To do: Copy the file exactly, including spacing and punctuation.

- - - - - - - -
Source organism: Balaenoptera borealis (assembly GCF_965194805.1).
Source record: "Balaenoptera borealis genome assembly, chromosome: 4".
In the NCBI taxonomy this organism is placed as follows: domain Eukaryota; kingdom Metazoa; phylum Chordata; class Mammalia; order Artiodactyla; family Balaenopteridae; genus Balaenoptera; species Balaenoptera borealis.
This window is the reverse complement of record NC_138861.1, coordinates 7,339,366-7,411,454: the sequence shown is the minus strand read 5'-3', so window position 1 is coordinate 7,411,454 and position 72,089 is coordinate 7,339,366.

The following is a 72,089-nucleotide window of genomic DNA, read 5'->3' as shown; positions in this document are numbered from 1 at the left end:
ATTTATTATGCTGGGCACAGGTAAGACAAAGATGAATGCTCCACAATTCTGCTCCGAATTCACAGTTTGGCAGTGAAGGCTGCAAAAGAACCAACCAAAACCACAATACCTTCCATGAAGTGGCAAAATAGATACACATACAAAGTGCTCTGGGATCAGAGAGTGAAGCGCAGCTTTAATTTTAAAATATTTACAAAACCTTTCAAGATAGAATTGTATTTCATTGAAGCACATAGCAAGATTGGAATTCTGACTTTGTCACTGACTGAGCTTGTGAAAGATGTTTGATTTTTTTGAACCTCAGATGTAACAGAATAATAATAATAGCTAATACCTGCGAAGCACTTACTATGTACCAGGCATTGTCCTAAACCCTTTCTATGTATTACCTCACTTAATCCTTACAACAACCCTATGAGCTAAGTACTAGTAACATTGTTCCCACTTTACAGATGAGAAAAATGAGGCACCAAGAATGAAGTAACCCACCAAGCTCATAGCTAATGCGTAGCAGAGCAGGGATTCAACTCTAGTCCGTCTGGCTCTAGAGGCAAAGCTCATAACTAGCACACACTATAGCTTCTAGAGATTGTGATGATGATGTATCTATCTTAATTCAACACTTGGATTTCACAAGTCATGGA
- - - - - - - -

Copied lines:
Source organism: Balaenoptera borealis (assembly GCF_965194805.1).
Source record: "Balaenoptera borealis genome assembly, chromosome: 4".
In the NCBI taxonomy this organism is placed as follows: domain Eukaryota; kingdom Metazoa; phylum Chordata; class Mammalia; order Artiodactyla; family Balaenopteridae; genus Balaenoptera; species Balaenoptera borealis.
This window is the reverse complement of record NC_138861.1, coordinates 7,339,366-7,411,454: the sequence shown is the minus strand read 5'-3', so window position 1 is coordinate 7,411,454 and position 72,089 is coordinate 7,339,366.

The following is a 72,089-nucleotide window of genomic DNA, read 5'->3' as shown; positions in this document are numbered from 1 at the left end:
ATTTATTATGCTGGGCACAGGTAAGACAAAGATGAATGCTCCACAATTCTGCTCCGAATTCACAGTTTGGCAGTGAAGGCTGCAAAAGAACCAACCAAAACCACAATACCTTCCATGAAGTGGCAAAATAGATACACATACAAAGTGCTCTGGGATCAGAGAGTGAAGCGCAGCTTTAATTTTAAAATATTTACAAAACCTTTCAAGATAGAATTGTATTTCATTGAAGCACATAGCAAGATTGGAATTCTGACTTTGTCACTGACTGAGCTTGTGAAAGATGTTTGATTTTTTTGAACCTCAGATGTAACAGAATAATAATAATAGCTAATACCTGCGAAGCACTTACTATGTACCAGGCATTGTCCTAAACCCTTTCTATGTATTACCTCACTTAATCCTTACAACAACCCTATGAGCTAAGTACTAGTAACATTGTTCCCACTTTACAGATGAGAAAAATGAGGCACCAAGAATGAAGTAACCCACCAAGCTCATAGCTAATGCGTAGCAGAGCAGGGATTCAACTCTAGTCCGTCTGGCTCTAGAGGCAAAGCTCATAACTAGCACACACTATAGCTTCTAGAGATTGTGATGATGATGTATCTATCTTAATTCAACACTTGGATTTCACAAGTCATGGA